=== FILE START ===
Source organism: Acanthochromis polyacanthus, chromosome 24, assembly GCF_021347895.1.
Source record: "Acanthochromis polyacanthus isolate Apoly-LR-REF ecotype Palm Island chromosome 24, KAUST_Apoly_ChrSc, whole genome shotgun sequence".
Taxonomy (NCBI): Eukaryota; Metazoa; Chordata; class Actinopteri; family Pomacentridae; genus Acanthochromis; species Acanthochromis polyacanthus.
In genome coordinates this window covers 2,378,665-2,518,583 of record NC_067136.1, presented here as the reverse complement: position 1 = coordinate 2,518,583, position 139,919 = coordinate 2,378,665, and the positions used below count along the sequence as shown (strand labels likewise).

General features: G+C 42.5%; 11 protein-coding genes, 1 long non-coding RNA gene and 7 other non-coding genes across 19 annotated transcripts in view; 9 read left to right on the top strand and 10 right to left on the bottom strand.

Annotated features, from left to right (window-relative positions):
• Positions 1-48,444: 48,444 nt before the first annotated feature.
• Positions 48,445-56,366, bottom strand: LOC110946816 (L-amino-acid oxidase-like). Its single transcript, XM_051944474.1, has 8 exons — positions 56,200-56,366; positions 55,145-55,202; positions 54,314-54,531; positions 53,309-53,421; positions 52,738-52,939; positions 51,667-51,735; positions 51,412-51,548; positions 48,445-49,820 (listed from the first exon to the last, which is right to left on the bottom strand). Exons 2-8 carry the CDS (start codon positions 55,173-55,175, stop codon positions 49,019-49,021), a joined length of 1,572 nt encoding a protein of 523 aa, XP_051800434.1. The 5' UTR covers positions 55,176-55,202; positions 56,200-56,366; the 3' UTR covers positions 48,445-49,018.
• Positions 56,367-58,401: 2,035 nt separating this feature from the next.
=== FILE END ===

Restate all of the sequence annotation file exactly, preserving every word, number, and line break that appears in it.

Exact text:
Source organism: Acanthochromis polyacanthus, chromosome 24, assembly GCF_021347895.1.
Source record: "Acanthochromis polyacanthus isolate Apoly-LR-REF ecotype Palm Island chromosome 24, KAUST_Apoly_ChrSc, whole genome shotgun sequence".
Taxonomy (NCBI): Eukaryota; Metazoa; Chordata; class Actinopteri; family Pomacentridae; genus Acanthochromis; species Acanthochromis polyacanthus.
In genome coordinates this window covers 2,378,665-2,518,583 of record NC_067136.1, presented here as the reverse complement: position 1 = coordinate 2,518,583, position 139,919 = coordinate 2,378,665, and the positions used below count along the sequence as shown (strand labels likewise).

General features: G+C 42.5%; 11 protein-coding genes, 1 long non-coding RNA gene and 7 other non-coding genes across 19 annotated transcripts in view; 9 read left to right on the top strand and 10 right to left on the bottom strand.

Annotated features, from left to right (window-relative positions):
• Positions 1-48,444: 48,444 nt before the first annotated feature.
• Positions 48,445-56,366, bottom strand: LOC110946816 (L-amino-acid oxidase-like). Its single transcript, XM_051944474.1, has 8 exons — positions 56,200-56,366; positions 55,145-55,202; positions 54,314-54,531; positions 53,309-53,421; positions 52,738-52,939; positions 51,667-51,735; positions 51,412-51,548; positions 48,445-49,820 (listed from the first exon to the last, which is right to left on the bottom strand). Exons 2-8 carry the CDS (start codon positions 55,173-55,175, stop codon positions 49,019-49,021), a joined length of 1,572 nt encoding a protein of 523 aa, XP_051800434.1. The 5' UTR covers positions 55,176-55,202; positions 56,200-56,366; the 3' UTR covers positions 48,445-49,018.
• Positions 56,367-58,401: 2,035 nt separating this feature from the next.